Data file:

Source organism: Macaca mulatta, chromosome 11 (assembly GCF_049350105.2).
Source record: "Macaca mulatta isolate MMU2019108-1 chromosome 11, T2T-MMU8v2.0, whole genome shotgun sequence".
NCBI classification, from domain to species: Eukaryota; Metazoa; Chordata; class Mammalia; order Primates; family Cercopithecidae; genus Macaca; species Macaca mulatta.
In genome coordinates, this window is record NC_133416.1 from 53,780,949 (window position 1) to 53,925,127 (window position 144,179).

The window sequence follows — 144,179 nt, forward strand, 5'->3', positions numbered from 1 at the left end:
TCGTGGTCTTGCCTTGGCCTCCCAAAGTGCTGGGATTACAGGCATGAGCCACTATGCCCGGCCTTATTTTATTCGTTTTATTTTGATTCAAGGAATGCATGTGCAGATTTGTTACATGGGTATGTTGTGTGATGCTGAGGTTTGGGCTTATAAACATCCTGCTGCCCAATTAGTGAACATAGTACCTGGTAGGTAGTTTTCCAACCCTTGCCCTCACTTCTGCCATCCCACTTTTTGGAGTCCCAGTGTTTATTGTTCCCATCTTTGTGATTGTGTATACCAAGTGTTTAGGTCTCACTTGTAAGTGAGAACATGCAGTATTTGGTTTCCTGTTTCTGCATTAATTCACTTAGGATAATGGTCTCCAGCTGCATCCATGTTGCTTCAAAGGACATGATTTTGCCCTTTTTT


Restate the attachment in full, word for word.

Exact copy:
Source organism: Macaca mulatta, chromosome 11 (assembly GCF_049350105.2).
Source record: "Macaca mulatta isolate MMU2019108-1 chromosome 11, T2T-MMU8v2.0, whole genome shotgun sequence".
NCBI classification, from domain to species: Eukaryota; Metazoa; Chordata; class Mammalia; order Primates; family Cercopithecidae; genus Macaca; species Macaca mulatta.
In genome coordinates, this window is record NC_133416.1 from 53,780,949 (window position 1) to 53,925,127 (window position 144,179).

The window sequence follows — 144,179 nt, forward strand, 5'->3', positions numbered from 1 at the left end:
TCGTGGTCTTGCCTTGGCCTCCCAAAGTGCTGGGATTACAGGCATGAGCCACTATGCCCGGCCTTATTTTATTCGTTTTATTTTGATTCAAGGAATGCATGTGCAGATTTGTTACATGGGTATGTTGTGTGATGCTGAGGTTTGGGCTTATAAACATCCTGCTGCCCAATTAGTGAACATAGTACCTGGTAGGTAGTTTTCCAACCCTTGCCCTCACTTCTGCCATCCCACTTTTTGGAGTCCCAGTGTTTATTGTTCCCATCTTTGTGATTGTGTATACCAAGTGTTTAGGTCTCACTTGTAAGTGAGAACATGCAGTATTTGGTTTCCTGTTTCTGCATTAATTCACTTAGGATAATGGTCTCCAGCTGCATCCATGTTGCTTCAAAGGACATGATTTTGCCCTTTTTT